The Swine Flu is just one of many events highlighting our interconnectedness and responsibility to each other, reminding us that our global resilience is only as effective as the resilience at the base of the pyramid. Events like this are magnifying our connectivity, and further emphasizing the great need for those with the means to empower the impoverished, to work toward a world free of suffering, and to create a model of prosperity worth having. Whether we live in the North or South, we are equal in the eyes of a virus. The health of someone in a Mexican shop or a Chinese farm now directly relates to the health of us all. We're all in this together.

Empowering and respecting others as a method for protecting against global pandemics is an issue we frequently discuss at Worldchanging. For more global health and emergency relief stories from a sustainability angle, check out our archives:

Bird Flu: Can We Out-Collaborate a Pandemic?

Mapping a Pandemic"

911.gov: Community Response Grids for Emergency Preparedness

The Architecture for Humanity/WorldChanging Tsunami Reconstruction Appeal

Disaster Relief in a Box

Open Source Disaster Relief - by Email

Networks v. Epidemics

Medical Data, Global Health

Image credit: Flickr/sarihuella, CC license

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Comments

Great article. Resilience is the only strategy capable of thwarting market failures, ecological catastrophes, criminal networks, and pandemics.

At the very least, it is imperative that we form resilient communities which are self-sufficient in terms of power, water, and food. We must also shift towards community clinics stocked with all the necessary supplies, perhaps according to Kevin Carson's model of Open Source Healthcare.

http://blog.p2pfoundation.net/open-source-healthcare/2009/03/31


Posted by: Edward on 29 Apr 09

You are right!

We all are in this today whether you're in America,Asia,Europe or even Africa.

Our greatest focus now should be how to deal swine flu.Arming the average folk with useful about how to avoid contacting the deadly virus and how to manage cases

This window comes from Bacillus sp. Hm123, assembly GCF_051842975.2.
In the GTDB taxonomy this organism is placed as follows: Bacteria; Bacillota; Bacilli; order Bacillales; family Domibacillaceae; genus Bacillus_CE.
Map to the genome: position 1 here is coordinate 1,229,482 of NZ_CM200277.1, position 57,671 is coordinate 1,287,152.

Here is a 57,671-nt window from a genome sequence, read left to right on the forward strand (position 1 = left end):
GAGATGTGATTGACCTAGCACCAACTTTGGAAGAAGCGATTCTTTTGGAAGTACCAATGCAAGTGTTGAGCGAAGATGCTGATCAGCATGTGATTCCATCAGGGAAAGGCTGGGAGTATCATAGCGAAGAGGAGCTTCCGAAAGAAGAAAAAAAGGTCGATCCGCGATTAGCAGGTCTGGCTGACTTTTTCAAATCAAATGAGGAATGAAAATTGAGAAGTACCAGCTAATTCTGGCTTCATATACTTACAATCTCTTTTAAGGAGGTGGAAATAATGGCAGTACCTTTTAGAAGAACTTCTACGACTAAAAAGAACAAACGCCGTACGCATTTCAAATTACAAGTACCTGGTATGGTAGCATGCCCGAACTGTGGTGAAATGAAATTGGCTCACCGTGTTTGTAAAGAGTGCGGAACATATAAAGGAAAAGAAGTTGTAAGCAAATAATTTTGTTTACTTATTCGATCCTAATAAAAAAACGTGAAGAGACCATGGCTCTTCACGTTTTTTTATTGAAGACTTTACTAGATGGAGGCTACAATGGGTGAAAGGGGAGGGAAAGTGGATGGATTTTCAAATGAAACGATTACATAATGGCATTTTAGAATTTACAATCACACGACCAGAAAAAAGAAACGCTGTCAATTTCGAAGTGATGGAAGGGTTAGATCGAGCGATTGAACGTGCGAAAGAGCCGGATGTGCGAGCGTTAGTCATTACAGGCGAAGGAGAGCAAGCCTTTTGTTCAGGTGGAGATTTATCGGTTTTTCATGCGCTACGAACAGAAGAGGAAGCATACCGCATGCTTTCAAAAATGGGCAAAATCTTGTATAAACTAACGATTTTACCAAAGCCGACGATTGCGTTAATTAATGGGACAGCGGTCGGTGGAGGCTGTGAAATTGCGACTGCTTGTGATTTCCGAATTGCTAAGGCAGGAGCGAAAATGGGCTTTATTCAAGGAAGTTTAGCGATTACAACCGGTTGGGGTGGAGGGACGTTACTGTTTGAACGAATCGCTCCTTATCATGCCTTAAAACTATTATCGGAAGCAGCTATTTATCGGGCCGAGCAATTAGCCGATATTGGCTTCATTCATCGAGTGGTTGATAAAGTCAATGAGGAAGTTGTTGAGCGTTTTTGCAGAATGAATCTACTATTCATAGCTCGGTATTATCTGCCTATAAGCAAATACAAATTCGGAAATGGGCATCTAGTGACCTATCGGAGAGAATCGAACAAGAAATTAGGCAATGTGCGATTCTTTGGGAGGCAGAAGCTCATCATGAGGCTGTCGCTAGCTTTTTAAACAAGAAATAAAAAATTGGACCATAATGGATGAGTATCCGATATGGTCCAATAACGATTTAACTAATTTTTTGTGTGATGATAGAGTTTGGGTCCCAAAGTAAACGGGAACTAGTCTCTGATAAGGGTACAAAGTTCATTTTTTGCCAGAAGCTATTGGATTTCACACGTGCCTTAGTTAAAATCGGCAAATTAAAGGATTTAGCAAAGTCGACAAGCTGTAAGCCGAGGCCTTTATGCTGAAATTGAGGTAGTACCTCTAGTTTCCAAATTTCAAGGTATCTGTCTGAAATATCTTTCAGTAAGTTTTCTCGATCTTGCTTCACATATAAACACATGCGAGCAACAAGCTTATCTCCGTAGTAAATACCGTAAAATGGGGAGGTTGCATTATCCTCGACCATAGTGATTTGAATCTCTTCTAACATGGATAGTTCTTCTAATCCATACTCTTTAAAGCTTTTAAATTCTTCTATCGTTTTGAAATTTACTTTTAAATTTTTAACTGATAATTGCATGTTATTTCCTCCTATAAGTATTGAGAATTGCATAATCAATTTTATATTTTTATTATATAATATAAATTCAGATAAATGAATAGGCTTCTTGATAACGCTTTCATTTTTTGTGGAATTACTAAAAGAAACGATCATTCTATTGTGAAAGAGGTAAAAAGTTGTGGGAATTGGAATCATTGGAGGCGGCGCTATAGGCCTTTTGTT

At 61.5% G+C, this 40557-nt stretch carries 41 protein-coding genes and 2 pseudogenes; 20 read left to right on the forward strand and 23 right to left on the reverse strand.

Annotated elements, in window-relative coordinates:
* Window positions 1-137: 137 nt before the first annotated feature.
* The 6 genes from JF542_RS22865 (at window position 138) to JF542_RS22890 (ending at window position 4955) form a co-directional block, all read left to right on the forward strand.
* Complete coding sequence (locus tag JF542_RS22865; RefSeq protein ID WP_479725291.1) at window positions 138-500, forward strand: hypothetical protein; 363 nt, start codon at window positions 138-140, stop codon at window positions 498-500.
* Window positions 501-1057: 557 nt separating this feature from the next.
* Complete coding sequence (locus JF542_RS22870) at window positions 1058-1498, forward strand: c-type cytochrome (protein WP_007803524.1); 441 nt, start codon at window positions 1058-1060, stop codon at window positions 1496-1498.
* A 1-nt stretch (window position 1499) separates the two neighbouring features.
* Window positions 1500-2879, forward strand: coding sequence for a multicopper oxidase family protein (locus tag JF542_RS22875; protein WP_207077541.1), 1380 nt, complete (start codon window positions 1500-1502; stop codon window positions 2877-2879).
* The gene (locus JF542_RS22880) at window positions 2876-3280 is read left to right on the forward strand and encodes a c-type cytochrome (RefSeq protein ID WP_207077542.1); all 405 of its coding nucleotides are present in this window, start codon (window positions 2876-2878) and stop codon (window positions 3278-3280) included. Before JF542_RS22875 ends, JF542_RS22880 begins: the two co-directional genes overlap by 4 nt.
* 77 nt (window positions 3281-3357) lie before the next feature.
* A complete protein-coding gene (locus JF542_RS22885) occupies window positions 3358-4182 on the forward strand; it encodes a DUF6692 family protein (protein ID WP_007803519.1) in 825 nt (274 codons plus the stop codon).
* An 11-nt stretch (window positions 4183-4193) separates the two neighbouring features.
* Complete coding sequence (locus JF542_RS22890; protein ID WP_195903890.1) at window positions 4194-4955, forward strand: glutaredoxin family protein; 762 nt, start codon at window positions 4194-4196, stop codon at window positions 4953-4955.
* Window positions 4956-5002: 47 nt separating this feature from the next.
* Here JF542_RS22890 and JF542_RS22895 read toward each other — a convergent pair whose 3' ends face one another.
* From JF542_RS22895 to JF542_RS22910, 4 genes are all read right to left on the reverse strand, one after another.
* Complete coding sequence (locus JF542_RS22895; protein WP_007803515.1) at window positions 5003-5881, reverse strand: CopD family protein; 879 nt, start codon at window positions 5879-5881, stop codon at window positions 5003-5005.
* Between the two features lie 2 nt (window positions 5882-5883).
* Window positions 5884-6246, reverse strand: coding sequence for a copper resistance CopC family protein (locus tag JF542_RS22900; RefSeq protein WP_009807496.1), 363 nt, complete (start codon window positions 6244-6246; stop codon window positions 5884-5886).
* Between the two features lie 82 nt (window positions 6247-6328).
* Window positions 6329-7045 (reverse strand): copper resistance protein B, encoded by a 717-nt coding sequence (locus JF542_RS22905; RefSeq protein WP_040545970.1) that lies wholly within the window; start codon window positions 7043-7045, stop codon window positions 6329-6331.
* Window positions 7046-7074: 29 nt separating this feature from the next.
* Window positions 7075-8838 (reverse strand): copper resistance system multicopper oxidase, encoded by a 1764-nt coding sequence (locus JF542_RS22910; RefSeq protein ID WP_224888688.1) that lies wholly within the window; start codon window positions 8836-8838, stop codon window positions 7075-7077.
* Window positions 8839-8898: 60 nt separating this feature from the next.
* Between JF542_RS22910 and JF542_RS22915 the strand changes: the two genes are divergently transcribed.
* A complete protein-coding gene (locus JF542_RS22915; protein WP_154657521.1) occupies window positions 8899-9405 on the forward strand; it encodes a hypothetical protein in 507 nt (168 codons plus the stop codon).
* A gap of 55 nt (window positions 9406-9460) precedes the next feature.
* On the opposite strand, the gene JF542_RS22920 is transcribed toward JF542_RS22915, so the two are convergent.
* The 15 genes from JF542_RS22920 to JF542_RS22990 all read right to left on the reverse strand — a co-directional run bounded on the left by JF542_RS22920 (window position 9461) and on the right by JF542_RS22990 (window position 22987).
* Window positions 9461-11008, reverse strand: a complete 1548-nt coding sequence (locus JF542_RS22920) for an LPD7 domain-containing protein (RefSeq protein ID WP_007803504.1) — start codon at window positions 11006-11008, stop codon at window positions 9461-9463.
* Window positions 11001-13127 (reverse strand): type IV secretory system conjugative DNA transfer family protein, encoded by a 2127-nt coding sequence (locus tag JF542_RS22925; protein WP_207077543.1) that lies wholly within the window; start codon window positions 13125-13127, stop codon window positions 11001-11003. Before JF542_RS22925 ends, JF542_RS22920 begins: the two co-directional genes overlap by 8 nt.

Posted by: how to deal with swine flu on 29 Apr 09

These days there's more articles about it in the news
than people who have actually contracted swine flu
more people gonna die driving in their cars
but that don't make news like new flus or SARS

35,000 deaths occur every flu season
we weren't concerned last year, what's the reason?
i'm not saying that you shouldn't be worried
but worry on the news gets bigger in a hurry

to hear me rap my full opinion, watch:

http://www.youtube.com/watch?v=7uSXwbOMV3E


Posted by: journalrhythm on 29 Apr 09

Well I guess we could start by refusing to eat meat from factory farms that feed pigs chicken shit or chickens pig shit. But then, we'd have to be prepared to pay more for organic production.


Posted by: Bob Thomson on 1 May 09

I find it a bit silly that with evidence of global warming advancing, an ongoing war in Iraq, an escalating war in Afghanistan, and all the other myriad problems in our world, so many people are focusing on what amounts to a mild flu outbreak.

It's now turning out that many of the deaths initally attributed to swine flu actually had other causes. Meanwhile, not one person outside Mexico has become deathly ill.

Perhaps one of the worst responses we could have is to hide from this. After all, this flu strain is still weak, yet contains DNA from two types of swine flu, one type of avian flu, and one type of human flu. Any person with a healthy immune system who contracts this now will gain some immunity to all of these. More imprtantly, if this flu mutates to a deadlier, more virulent strain, those who initially became sick from it will already be immune to the harsher version.


Posted by: quasimatter on 4 May 09